When I was a little boy, like many, I was fascinated with fire. Not in the pyromaniac sense, although, with three likeminded brothers and knowledge of where the “emergency” matches were stashed, of course we set little fires out in the backyard – don’t all young boys have a need to know how their least favourite toys will burn? We all experimented diligently, desperately trying to hide the singed remains before our parents got home – I’m sure they saw (smelled?) the evidence, but figured that as the house, the fence and our neighbour’s shed were still standing, it was better not to ask. (In case you’re wondering, plastic soldiers and model fighter airplanes were our favoured test subjects – unbelievably, we’d set fire to action figures, launching them on homemade parachutes from bedroom windows out into the garden. How the house or neighbourhood didn’t burn down…just very lucky I guess).

Camping in the UK, we never had fire pits or rings at most campgrounds, so imagine my delight that first trip to Lake Louise. You were allowed a fire, the wood was ready chopped, and, due to evening temperatures, it was almost a necessity, never mind the ritual. Marvellous! And a beer tastes so much better with a campfire. Safety first – I never have a beer until I’ve trimmed and chopped the necessary pieces with my trusty hatchet. I love owning and using a hatchet, it fuels my outdoorsy hunger. I chop even when there’s more than enough kindling. So sad. It’s a fact that views improve, and even lite and flavoured beers taste better after hatchet use:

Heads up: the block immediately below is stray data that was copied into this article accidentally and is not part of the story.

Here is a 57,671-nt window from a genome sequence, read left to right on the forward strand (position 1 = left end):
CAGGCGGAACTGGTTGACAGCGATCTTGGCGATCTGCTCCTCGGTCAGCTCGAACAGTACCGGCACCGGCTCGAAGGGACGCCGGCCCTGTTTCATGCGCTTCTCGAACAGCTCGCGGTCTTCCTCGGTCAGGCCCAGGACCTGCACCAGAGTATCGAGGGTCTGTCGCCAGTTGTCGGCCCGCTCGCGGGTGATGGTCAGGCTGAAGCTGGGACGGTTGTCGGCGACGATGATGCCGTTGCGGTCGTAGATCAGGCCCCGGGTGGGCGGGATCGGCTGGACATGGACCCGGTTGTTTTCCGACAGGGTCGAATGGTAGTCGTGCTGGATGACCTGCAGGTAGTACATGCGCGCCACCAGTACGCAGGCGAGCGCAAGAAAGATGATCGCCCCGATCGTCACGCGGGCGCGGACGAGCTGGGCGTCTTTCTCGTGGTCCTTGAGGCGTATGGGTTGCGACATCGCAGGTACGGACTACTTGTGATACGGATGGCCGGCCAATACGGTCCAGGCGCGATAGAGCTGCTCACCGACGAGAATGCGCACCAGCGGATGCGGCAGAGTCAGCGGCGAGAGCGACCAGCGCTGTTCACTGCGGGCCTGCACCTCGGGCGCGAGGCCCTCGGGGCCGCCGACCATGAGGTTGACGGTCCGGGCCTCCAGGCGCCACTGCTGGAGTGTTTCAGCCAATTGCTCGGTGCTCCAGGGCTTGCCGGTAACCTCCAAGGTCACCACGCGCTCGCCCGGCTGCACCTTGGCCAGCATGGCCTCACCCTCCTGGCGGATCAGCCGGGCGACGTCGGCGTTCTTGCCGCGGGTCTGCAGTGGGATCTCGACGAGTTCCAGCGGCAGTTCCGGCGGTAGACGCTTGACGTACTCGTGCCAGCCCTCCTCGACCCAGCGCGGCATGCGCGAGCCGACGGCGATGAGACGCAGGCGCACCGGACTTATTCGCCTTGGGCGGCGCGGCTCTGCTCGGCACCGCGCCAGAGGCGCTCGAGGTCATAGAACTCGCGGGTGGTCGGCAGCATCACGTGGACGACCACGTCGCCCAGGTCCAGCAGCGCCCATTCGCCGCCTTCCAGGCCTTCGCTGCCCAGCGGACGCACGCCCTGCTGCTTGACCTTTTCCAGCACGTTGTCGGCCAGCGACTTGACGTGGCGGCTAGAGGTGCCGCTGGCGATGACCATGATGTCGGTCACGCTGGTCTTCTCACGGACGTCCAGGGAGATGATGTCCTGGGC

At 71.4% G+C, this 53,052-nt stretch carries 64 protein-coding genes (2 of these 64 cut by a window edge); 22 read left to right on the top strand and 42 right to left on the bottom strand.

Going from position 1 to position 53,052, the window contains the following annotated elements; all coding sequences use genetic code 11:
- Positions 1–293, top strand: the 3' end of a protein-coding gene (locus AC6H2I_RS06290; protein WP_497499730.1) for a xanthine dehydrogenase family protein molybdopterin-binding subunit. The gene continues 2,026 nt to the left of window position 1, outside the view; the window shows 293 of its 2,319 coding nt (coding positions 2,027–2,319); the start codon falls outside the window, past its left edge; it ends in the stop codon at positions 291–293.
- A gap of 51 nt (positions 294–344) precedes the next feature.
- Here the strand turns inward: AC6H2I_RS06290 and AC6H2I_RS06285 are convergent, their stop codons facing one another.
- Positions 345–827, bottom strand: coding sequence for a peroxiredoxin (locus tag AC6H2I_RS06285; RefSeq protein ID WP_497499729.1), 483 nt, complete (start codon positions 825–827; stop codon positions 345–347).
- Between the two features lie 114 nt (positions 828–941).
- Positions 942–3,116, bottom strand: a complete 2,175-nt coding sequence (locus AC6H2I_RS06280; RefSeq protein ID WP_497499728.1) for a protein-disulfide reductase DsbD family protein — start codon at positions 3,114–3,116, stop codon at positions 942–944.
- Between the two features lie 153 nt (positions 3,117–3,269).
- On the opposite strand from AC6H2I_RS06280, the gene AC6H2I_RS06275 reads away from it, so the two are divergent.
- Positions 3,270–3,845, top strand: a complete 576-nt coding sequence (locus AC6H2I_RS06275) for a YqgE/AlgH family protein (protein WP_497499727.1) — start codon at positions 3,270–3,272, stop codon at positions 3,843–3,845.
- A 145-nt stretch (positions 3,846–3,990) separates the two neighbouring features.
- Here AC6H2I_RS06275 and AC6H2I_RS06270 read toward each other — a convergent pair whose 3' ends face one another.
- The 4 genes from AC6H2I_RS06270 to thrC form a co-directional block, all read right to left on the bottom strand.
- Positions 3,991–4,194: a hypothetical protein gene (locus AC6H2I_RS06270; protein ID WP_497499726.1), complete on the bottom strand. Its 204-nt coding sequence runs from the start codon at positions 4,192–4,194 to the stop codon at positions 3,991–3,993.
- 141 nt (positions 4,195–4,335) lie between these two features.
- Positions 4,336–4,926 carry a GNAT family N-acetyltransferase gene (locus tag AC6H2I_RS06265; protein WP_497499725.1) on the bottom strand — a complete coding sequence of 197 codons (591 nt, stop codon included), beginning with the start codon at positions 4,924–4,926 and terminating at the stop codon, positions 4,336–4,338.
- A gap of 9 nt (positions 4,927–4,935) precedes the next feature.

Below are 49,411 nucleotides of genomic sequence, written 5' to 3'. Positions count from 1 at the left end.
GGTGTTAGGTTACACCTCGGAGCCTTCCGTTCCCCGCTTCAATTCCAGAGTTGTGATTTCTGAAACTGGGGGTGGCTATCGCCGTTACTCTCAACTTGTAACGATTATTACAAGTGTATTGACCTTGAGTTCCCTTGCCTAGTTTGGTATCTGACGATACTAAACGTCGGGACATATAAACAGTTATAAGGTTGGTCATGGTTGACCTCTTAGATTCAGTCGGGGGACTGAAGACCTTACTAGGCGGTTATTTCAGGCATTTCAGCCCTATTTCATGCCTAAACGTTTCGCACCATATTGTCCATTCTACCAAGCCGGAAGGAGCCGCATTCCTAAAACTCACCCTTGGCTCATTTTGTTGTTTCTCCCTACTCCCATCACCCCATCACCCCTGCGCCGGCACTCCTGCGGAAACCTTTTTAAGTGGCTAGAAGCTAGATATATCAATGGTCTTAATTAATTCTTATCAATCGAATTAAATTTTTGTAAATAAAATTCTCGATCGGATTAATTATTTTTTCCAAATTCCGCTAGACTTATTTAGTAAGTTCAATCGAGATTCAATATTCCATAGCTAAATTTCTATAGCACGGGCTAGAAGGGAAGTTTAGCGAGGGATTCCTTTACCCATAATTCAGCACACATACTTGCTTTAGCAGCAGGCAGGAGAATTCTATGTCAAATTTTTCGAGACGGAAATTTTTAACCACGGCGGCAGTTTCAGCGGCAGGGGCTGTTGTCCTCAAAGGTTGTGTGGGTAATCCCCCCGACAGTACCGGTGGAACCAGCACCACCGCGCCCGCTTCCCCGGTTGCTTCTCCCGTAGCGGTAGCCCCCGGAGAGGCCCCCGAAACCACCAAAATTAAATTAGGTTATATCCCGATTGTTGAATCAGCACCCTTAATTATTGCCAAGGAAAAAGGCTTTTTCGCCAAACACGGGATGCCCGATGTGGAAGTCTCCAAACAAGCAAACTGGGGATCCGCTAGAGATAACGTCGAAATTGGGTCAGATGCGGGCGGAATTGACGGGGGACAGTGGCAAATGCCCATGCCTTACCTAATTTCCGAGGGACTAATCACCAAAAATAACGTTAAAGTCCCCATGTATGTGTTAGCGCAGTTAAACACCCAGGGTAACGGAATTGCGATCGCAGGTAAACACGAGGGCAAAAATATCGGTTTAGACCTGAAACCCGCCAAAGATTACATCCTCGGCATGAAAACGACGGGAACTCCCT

Matches – remember, don’t play with them. I’ve used matches and fancy slow burning fire lighters to get a blaze going, and very efficient they are too. But somehow, to an almost outdoorsman, that feels like cheating. My outdoor idol and hero, Ray Mears, rarely seems to use matches, except in his extreme survival shows when speed and survival are of the absolute essence. I like when he demonstrates how to prepare the ground and materials before using a fire steel – planning and preparation being essential to success – see a video by Ray Mears here: Light a Fire. He also likes to showcase aboriginal and/or traditional fire starting methods, as with the bow and drill technique seen here: Bow and Drill

I’ve used a Swedish fire steel successfully, after much trial and error – more error, if I’m honest (revisiting with Ray put me right). For tinder, I know many use lint from their home dryers, doused in petroleum jelly and kept in a Baggie. That is great, especially when time and efficiency demand a quick result, but I aim to use what is in the vicinity – it feels more real. Or more Ray. Which is odd when I consider my manufactured tent, clothing and other camping gear. Who am I fooling? 

My goal this summer is to become proficient with a traditional method. (Mrs PlaidCamper may read this before we depart, and I suspect will carry extra matches. There is wish fulfillment practicality, and there is realism and proper practicality). It’s just that I’m an old school Old PlaidCamper when it suits me…but on those days when I’m in a hurry or it is raining? Why, matches, borrowed from Mrs PlaidCamper, of course! I can always burn the evidence…

Do you have a preferred fire starting technique? Or burn your childhood toys? Feel free to share! Thanks for reading, and keep your guy ropes secure.



A stash that will need chopping…

Little Bear Cabin, MT